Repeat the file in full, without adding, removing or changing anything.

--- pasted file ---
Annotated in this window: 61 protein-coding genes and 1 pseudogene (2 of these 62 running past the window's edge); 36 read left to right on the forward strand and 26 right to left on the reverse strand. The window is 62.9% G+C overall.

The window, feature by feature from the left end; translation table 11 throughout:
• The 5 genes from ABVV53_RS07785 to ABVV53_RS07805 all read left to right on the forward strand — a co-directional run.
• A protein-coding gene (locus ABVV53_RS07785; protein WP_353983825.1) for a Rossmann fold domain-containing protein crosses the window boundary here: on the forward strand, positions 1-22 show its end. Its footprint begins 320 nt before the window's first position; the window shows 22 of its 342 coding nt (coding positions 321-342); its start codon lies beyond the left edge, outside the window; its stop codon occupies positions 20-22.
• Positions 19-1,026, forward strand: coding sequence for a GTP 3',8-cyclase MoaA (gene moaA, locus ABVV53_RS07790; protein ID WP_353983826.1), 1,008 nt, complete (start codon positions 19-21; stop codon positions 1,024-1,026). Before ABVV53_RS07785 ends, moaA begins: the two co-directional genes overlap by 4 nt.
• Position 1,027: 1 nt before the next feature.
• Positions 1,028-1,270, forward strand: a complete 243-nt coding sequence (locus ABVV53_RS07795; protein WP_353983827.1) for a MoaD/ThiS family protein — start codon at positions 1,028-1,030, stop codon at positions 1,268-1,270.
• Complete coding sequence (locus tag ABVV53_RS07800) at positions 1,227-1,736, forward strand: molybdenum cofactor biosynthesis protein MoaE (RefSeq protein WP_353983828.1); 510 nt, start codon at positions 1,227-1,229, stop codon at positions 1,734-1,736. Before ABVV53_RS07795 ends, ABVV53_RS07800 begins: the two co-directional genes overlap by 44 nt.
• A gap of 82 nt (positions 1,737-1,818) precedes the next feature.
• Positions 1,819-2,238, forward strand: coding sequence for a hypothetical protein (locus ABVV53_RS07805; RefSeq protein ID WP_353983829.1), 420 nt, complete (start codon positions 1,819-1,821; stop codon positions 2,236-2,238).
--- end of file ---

Annotated in this window: 61 protein-coding genes and 1 pseudogene (2 of these 62 running past the window's edge); 36 read left to right on the forward strand and 26 right to left on the reverse strand. The window is 62.9% G+C overall.

The window, feature by feature from the left end; translation table 11 throughout:
• The 5 genes from ABVV53_RS07785 to ABVV53_RS07805 all read left to right on the forward strand — a co-directional run.
• A protein-coding gene (locus ABVV53_RS07785; protein WP_353983825.1) for a Rossmann fold domain-containing protein crosses the window boundary here: on the forward strand, positions 1-22 show its end. Its footprint begins 320 nt before the window's first position; the window shows 22 of its 342 coding nt (coding positions 321-342); its start codon lies beyond the left edge, outside the window; its stop codon occupies positions 20-22.
• Positions 19-1,026, forward strand: coding sequence for a GTP 3',8-cyclase MoaA (gene moaA, locus ABVV53_RS07790; protein ID WP_353983826.1), 1,008 nt, complete (start codon positions 19-21; stop codon positions 1,024-1,026). Before ABVV53_RS07785 ends, moaA begins: the two co-directional genes overlap by 4 nt.
• Position 1,027: 1 nt before the next feature.
• Positions 1,028-1,270, forward strand: a complete 243-nt coding sequence (locus ABVV53_RS07795; protein WP_353983827.1) for a MoaD/ThiS family protein — start codon at positions 1,028-1,030, stop codon at positions 1,268-1,270.
• Complete coding sequence (locus tag ABVV53_RS07800) at positions 1,227-1,736, forward strand: molybdenum cofactor biosynthesis protein MoaE (RefSeq protein WP_353983828.1); 510 nt, start codon at positions 1,227-1,229, stop codon at positions 1,734-1,736. Before ABVV53_RS07795 ends, ABVV53_RS07800 begins: the two co-directional genes overlap by 44 nt.
• A gap of 82 nt (positions 1,737-1,818) precedes the next feature.
• Positions 1,819-2,238, forward strand: coding sequence for a hypothetical protein (locus ABVV53_RS07805; RefSeq protein ID WP_353983829.1), 420 nt, complete (start codon positions 1,819-1,821; stop codon positions 2,236-2,238).